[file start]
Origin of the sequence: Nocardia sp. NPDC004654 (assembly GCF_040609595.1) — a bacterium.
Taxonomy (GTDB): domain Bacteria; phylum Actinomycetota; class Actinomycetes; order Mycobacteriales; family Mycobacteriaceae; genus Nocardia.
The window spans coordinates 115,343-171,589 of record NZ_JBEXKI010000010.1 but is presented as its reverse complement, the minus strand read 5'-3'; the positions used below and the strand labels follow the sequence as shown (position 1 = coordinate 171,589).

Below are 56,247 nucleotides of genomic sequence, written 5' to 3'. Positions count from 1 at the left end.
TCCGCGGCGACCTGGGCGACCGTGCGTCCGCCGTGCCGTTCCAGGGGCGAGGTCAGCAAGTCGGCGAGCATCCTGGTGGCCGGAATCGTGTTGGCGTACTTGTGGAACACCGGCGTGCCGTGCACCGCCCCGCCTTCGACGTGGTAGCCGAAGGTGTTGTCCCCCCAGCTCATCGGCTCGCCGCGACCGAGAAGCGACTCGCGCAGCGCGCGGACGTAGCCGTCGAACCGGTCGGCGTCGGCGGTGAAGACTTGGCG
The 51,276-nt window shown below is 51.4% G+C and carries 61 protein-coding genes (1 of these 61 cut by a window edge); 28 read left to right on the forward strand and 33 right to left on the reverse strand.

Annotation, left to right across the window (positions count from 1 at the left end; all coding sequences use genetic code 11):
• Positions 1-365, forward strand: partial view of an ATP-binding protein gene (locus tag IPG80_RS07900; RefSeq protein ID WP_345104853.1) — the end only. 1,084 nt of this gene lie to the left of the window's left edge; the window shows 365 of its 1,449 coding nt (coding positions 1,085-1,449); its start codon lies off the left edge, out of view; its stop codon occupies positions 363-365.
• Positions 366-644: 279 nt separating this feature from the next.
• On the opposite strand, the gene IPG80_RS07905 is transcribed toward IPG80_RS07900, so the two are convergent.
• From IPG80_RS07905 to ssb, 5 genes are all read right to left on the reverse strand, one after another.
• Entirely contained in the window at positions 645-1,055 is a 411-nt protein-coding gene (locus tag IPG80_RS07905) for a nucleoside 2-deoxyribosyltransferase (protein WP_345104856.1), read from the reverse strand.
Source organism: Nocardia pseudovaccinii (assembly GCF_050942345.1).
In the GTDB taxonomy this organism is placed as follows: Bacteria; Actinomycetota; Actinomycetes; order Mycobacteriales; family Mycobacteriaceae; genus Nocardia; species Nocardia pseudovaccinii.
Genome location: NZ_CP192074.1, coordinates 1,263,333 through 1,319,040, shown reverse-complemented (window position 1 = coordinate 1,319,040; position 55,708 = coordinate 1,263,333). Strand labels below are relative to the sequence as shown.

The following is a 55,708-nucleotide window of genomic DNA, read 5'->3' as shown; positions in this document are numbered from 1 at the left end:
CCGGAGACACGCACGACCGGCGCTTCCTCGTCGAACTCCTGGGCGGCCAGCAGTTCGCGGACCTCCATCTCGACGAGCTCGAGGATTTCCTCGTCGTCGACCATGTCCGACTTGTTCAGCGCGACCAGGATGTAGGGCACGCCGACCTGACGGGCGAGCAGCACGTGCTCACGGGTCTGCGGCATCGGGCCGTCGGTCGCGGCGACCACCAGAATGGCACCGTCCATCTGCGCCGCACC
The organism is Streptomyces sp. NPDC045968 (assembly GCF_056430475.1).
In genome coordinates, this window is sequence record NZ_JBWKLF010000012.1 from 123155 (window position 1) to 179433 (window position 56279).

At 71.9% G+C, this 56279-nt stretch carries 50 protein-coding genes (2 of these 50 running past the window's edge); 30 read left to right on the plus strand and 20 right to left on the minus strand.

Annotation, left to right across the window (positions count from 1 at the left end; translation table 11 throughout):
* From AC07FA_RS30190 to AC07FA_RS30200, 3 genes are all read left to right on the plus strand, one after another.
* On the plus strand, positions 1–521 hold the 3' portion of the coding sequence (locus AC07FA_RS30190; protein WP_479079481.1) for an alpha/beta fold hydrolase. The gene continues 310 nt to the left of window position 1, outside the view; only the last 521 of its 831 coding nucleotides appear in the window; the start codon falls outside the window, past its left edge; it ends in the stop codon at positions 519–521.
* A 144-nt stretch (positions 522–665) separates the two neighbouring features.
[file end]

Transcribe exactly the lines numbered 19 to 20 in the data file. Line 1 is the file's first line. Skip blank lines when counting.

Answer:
In genome coordinates, this window is sequence record NZ_JBWKLF010000012.1 from 123155 (window position 1) to 179433 (window position 56279).

At 71.9% G+C, this 56279-nt stretch carries 50 protein-coding genes (2 of these 50 running past the window's edge); 30 read left to right on the plus strand and 20 right to left on the minus strand.